Hey Loley,<br /> this season I am watering once per day... play it by ear... just make sure the mix at the top is not drying out...<br /> <br /> if you need 'more' water in the watertable... you might want to move the hole a bit higher..<br /> <br /> just take some duct tape and cover the old hole and drill another one a bit higher... this will allow you to get enough water to restrict how often you have to water your plants...<br /> <br /> if you will be leaving town you could do this... fill up tube until water comes out... then start watering at the top - if you water it enough the water will soak the entire system until water again starts flowing out the bottom hole...<br /> <br /> if you're leaving town - then you would have the 'most' possible water for your plants.. or show one of you neighbors how to water and ask them to come be and water once per day... cheers, hope this helps
I tried a couple of DIY versions last season.&nbsp; They worked, but I like yours much better!&nbsp; Yours is easier &amp; cheaper to build also. <br /> <br /> One feature of the commercial Earthbox is an overflow drain in the side of the box, just above the water storage area.&nbsp; Did you have any problems with someone getting over-enthusiastic with watering?&nbsp; I used a 3 inch piece of soft vinyl tubing, which fits snugly in a half inch hole drilled in the bucket.<br />
Hey Roger408 - thanks for the kinds words...<br /> <br /> I drilled a 1/2&quot; hole just at the top of the water area in all my containers so it will not let it overwater just like the earthbox... so no problems over watering... i didn't insert any tube into the drain hole... it worked fine without it.. worst case just ram a screwdriver in a few times if it drains a bit slow...<br /> <br /> hope this helps... let me know how yours turns out...<br /> <br /> cheers,
i should have been a bit more clear about the drain hole... it is referenced in step 10 at a callout on the photo of the cutaway... should have taken a pic of it as well... thanks for pointing this out - maybe others will realize it should have been illustrated... cheers
Love this idea, as I can't stand to weed. YUK! But what I wondered is if some wiffle balls would work in place of the pvc pieces at the bottom of the bucket? I have several from a old halloween project, was thinking that all I need is something plastic with perforations. Think that would work?<br />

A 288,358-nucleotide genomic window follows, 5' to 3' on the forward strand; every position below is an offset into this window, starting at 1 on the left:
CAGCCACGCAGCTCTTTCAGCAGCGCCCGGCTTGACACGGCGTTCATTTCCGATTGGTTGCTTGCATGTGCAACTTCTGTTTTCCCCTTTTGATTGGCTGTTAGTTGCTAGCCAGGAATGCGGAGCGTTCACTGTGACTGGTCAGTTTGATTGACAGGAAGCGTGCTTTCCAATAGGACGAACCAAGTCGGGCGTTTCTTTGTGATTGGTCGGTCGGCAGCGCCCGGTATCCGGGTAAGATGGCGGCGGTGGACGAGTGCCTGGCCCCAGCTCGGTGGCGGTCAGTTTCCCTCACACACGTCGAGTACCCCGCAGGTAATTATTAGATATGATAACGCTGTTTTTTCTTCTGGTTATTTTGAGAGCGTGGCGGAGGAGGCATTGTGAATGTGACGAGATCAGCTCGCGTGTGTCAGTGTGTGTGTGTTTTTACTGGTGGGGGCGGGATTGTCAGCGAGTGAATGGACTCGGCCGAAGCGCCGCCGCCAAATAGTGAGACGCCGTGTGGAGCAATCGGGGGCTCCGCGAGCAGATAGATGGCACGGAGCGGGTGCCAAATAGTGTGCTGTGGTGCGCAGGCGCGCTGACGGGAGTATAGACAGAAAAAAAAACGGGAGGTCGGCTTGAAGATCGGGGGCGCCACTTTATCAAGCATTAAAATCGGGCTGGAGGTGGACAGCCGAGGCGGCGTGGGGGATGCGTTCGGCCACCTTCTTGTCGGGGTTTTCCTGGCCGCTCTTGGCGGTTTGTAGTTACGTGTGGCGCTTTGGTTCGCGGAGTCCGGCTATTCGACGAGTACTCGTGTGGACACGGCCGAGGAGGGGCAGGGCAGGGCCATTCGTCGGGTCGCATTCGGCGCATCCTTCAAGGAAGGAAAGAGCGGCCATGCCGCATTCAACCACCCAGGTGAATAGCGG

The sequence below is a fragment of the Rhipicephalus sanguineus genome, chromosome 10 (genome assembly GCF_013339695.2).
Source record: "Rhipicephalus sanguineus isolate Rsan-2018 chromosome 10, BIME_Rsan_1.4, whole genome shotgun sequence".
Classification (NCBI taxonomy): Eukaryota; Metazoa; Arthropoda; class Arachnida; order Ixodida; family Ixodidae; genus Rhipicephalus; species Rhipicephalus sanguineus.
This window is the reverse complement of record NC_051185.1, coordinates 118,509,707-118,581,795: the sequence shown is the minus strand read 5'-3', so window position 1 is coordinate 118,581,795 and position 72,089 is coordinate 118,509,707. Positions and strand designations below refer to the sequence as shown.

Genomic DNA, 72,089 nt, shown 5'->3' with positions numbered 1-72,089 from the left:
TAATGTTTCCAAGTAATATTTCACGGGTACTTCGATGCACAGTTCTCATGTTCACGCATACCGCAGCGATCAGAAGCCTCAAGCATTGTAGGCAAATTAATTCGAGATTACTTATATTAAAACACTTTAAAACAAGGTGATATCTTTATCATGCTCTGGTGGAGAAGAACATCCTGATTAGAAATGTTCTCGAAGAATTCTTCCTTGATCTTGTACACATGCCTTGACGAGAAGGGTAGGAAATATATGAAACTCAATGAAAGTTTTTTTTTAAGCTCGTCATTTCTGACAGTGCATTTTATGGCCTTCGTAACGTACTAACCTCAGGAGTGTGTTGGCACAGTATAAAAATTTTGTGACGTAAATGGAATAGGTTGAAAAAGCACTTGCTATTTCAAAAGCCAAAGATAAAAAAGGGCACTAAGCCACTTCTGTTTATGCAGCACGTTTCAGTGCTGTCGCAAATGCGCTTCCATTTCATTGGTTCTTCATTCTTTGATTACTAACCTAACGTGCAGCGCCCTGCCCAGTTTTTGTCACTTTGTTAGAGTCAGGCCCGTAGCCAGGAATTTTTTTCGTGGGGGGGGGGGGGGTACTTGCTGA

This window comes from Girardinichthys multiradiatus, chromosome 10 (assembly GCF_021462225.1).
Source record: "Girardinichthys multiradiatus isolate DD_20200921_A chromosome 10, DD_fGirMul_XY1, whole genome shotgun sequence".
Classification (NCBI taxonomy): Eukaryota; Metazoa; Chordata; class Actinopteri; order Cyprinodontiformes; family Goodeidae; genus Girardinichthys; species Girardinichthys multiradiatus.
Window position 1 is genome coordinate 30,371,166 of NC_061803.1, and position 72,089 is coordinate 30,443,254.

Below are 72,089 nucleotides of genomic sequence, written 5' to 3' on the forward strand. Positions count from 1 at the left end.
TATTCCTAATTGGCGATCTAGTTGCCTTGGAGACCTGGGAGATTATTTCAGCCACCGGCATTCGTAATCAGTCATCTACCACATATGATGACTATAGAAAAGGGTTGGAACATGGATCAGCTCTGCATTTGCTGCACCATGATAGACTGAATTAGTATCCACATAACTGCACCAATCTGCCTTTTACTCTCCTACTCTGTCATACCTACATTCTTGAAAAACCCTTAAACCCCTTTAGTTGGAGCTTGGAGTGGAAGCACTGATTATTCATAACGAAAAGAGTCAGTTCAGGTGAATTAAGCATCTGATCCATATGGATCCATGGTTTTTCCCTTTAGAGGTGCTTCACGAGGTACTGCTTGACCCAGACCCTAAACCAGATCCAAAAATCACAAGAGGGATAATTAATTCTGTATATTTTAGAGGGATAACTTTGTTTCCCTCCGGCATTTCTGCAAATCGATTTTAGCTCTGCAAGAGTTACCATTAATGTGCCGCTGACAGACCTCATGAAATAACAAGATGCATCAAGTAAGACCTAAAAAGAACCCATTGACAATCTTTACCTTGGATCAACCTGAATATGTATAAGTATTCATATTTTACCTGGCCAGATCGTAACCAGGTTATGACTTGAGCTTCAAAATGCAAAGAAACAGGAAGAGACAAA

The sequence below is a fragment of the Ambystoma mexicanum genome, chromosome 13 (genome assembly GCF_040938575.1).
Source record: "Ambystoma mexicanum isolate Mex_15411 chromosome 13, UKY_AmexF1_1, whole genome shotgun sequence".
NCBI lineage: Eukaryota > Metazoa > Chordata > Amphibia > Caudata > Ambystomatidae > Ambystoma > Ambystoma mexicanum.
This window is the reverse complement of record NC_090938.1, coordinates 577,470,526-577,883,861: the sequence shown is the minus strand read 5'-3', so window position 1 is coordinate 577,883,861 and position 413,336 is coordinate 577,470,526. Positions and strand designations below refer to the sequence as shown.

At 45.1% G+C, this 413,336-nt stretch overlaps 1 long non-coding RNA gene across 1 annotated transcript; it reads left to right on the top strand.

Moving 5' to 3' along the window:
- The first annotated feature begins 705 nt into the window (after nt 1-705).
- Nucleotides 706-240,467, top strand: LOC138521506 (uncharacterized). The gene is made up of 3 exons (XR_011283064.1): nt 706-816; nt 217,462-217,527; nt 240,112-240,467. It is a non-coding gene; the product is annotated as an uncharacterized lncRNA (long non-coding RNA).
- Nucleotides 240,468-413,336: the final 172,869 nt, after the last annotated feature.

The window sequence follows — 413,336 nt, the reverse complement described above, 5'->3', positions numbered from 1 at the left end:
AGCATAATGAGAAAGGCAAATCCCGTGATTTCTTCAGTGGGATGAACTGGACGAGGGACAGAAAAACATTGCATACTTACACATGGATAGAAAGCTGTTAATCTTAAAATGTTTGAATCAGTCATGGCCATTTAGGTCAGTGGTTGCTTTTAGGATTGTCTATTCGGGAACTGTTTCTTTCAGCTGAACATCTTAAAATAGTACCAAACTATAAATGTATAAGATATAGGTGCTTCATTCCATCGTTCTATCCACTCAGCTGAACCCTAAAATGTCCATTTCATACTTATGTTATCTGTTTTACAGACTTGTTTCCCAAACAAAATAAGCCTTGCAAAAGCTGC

wow, wiffle balls would be great... the only thing is make sure they are tight&nbsp;in the bottom... the idea is to hold the soil up above but allow the water to seep up into the soil... using PVC with holes drilled has the same effect as your wiffle balls... go for it!
This is an absolutely excellent idea.&nbsp; I love it because it is something I, with my extremely limited technical skills, can actually do.<br /> <br /> Now, if only I knew how to prune tomato plants!&nbsp; <br /> <br /> Thanks.
Ok, thanks for the kind words... <br /> <br /> and, here's how to 'prune' tomato plants...<br /> <br /> look for what are called 'suckers'<br /> <br /> anytime you see a 'branch' limb off another limb - look for anything growing straight out of the 'V' that is formed... it will be a very small new growth..<br /> <br /> just pinch it out with your fingers at the base of the vee... these 'suckers' will not produce and only suck off the growth of the rest of the plant...<br /> <br /> so, anywhere you see a vee -look for a new 'green shoot' and pinch it off (pinch hard as if you just pull it - it could split the 'skin' of the limb down below the vee and injure the plant... <br /> <br /> as to whether you should always pick a sucker read this article and notice the pic which shows what a 'sucker' looks like;<br /> <a href="http://gardening.about.com/od/totallytomatoes/qt/Tomato_Suckers.htm" rel="nofollow">http://gardening.about.com/od/totallytomatoes/qt/Tomato_Suckers.htm</a>
Looks great, a side view graphic/scheme would be, I think, most explicit... would it be possible?
Did you check out the add'l photos on step 10? (laying fertilizer) i did actually do a real cutaway version where i cut the side open so you can see the soil, water tube and substrate made of larger PVC... Is this what you are asking? if not, maybe you could rephrase your request... thanks for viiewing and taking the time to comment... cheers,
OK, I have updated and added photos for the intro... please publish now - thanks!